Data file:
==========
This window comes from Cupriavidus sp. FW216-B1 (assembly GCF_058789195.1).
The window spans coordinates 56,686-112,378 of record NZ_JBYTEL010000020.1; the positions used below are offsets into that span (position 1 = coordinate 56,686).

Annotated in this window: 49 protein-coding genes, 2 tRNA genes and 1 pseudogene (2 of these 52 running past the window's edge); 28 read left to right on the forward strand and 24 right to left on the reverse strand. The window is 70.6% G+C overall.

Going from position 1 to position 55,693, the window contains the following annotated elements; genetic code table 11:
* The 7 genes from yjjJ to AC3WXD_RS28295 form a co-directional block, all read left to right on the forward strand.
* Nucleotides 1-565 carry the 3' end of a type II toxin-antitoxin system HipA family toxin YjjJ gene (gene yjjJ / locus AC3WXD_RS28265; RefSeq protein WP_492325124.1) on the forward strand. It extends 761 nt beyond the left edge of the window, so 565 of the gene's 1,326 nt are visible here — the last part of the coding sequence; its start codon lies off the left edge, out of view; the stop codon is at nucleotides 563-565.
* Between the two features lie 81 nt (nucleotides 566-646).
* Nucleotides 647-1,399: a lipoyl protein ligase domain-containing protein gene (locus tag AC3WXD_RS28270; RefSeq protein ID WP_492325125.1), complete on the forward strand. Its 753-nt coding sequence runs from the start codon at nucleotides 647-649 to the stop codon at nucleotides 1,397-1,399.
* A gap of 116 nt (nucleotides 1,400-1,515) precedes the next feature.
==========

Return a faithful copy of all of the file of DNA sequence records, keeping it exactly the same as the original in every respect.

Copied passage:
This window comes from Cupriavidus sp. FW216-B1 (assembly GCF_058789195.1).
The window spans coordinates 56,686-112,378 of record NZ_JBYTEL010000020.1; the positions used below are offsets into that span (position 1 = coordinate 56,686).

Annotated in this window: 49 protein-coding genes, 2 tRNA genes and 1 pseudogene (2 of these 52 running past the window's edge); 28 read left to right on the forward strand and 24 right to left on the reverse strand. The window is 70.6% G+C overall.

Going from position 1 to position 55,693, the window contains the following annotated elements; genetic code table 11:
* The 7 genes from yjjJ to AC3WXD_RS28295 form a co-directional block, all read left to right on the forward strand.
* Nucleotides 1-565 carry the 3' end of a type II toxin-antitoxin system HipA family toxin YjjJ gene (gene yjjJ / locus AC3WXD_RS28265; RefSeq protein WP_492325124.1) on the forward strand. It extends 761 nt beyond the left edge of the window, so 565 of the gene's 1,326 nt are visible here — the last part of the coding sequence; its start codon lies off the left edge, out of view; the stop codon is at nucleotides 563-565.
* Between the two features lie 81 nt (nucleotides 566-646).
* Nucleotides 647-1,399: a lipoyl protein ligase domain-containing protein gene (locus tag AC3WXD_RS28270; RefSeq protein ID WP_492325125.1), complete on the forward strand. Its 753-nt coding sequence runs from the start codon at nucleotides 647-649 to the stop codon at nucleotides 1,397-1,399.
* A gap of 116 nt (nucleotides 1,400-1,515) precedes the next feature.